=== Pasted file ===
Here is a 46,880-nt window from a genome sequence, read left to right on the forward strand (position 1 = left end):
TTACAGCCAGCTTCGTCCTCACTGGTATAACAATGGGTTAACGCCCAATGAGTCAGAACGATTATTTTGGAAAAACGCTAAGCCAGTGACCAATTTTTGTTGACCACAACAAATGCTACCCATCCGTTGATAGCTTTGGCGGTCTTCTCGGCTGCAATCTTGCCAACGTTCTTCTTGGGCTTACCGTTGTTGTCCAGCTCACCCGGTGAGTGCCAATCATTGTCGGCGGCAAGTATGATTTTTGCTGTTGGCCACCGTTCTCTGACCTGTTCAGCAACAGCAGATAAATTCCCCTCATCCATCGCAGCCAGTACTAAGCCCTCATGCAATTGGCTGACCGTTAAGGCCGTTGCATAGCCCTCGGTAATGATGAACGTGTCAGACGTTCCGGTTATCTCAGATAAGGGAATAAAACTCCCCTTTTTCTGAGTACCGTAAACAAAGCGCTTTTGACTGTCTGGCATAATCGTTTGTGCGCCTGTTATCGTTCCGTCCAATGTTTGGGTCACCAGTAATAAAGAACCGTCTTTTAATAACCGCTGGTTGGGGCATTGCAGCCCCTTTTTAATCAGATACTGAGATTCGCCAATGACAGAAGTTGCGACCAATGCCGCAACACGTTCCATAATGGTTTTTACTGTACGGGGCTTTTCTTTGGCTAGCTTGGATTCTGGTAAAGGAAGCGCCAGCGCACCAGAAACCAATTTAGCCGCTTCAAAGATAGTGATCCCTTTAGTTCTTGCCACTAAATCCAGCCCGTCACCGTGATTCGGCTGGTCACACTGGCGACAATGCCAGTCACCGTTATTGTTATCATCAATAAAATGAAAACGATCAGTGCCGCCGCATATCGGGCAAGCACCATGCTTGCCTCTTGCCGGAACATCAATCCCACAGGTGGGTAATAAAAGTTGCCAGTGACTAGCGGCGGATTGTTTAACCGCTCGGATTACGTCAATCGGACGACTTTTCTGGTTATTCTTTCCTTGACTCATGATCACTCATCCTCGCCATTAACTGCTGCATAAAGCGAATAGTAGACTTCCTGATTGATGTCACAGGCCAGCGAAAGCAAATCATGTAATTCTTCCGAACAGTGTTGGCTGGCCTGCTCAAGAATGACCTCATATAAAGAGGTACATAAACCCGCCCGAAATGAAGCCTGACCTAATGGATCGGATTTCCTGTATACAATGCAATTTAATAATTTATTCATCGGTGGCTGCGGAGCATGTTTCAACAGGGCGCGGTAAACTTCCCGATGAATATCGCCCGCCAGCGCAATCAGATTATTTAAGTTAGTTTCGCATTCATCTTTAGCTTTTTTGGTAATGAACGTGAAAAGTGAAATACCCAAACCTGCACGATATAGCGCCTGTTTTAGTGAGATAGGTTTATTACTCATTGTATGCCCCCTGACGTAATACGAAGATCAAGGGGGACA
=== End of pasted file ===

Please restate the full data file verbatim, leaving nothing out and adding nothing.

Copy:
Here is a 46,880-nt window from a genome sequence, read left to right on the forward strand (position 1 = left end):
TTACAGCCAGCTTCGTCCTCACTGGTATAACAATGGGTTAACGCCCAATGAGTCAGAACGATTATTTTGGAAAAACGCTAAGCCAGTGACCAATTTTTGTTGACCACAACAAATGCTACCCATCCGTTGATAGCTTTGGCGGTCTTCTCGGCTGCAATCTTGCCAACGTTCTTCTTGGGCTTACCGTTGTTGTCCAGCTCACCCGGTGAGTGCCAATCATTGTCGGCGGCAAGTATGATTTTTGCTGTTGGCCACCGTTCTCTGACCTGTTCAGCAACAGCAGATAAATTCCCCTCATCCATCGCAGCCAGTACTAAGCCCTCATGCAATTGGCTGACCGTTAAGGCCGTTGCATAGCCCTCGGTAATGATGAACGTGTCAGACGTTCCGGTTATCTCAGATAAGGGAATAAAACTCCCCTTTTTCTGAGTACCGTAAACAAAGCGCTTTTGACTGTCTGGCATAATCGTTTGTGCGCCTGTTATCGTTCCGTCCAATGTTTGGGTCACCAGTAATAAAGAACCGTCTTTTAATAACCGCTGGTTGGGGCATTGCAGCCCCTTTTTAATCAGATACTGAGATTCGCCAATGACAGAAGTTGCGACCAATGCCGCAACACGTTCCATAATGGTTTTTACTGTACGGGGCTTTTCTTTGGCTAGCTTGGATTCTGGTAAAGGAAGCGCCAGCGCACCAGAAACCAATTTAGCCGCTTCAAAGATAGTGATCCCTTTAGTTCTTGCCACTAAATCCAGCCCGTCACCGTGATTCGGCTGGTCACACTGGCGACAATGCCAGTCACCGTTATTGTTATCATCAATAAAATGAAAACGATCAGTGCCGCCGCATATCGGGCAAGCACCATGCTTGCCTCTTGCCGGAACATCAATCCCACAGGTGGGTAATAAAAGTTGCCAGTGACTAGCGGCGGATTGTTTAACCGCTCGGATTACGTCAATCGGACGACTTTTCTGGTTATTCTTTCCTTGACTCATGATCACTCATCCTCGCCATTAACTGCTGCATAAAGCGAATAGTAGACTTCCTGATTGATGTCACAGGCCAGCGAAAGCAAATCATGTAATTCTTCCGAACAGTGTTGGCTGGCCTGCTCAAGAATGACCTCATATAAAGAGGTACATAAACCCGCCCGAAATGAAGCCTGACCTAATGGATCGGATTTCCTGTATACAATGCAATTTAATAATTTATTCATCGGTGGCTGCGGAGCATGTTTCAACAGGGCGCGGTAAACTTCCCGATGAATATCGCCCGCCAGCGCAATCAGATTATTTAAGTTAGTTTCGCATTCATCTTTAGCTTTTTTGGTAATGAACGTGAAAAGTGAAATACCCAAACCTGCACGATATAGCGCCTGTTTTAGTGAGATAGGTTTATTACTCATTGTATGCCCCCTGACGTAATACGAAGATCAAGGGGGACA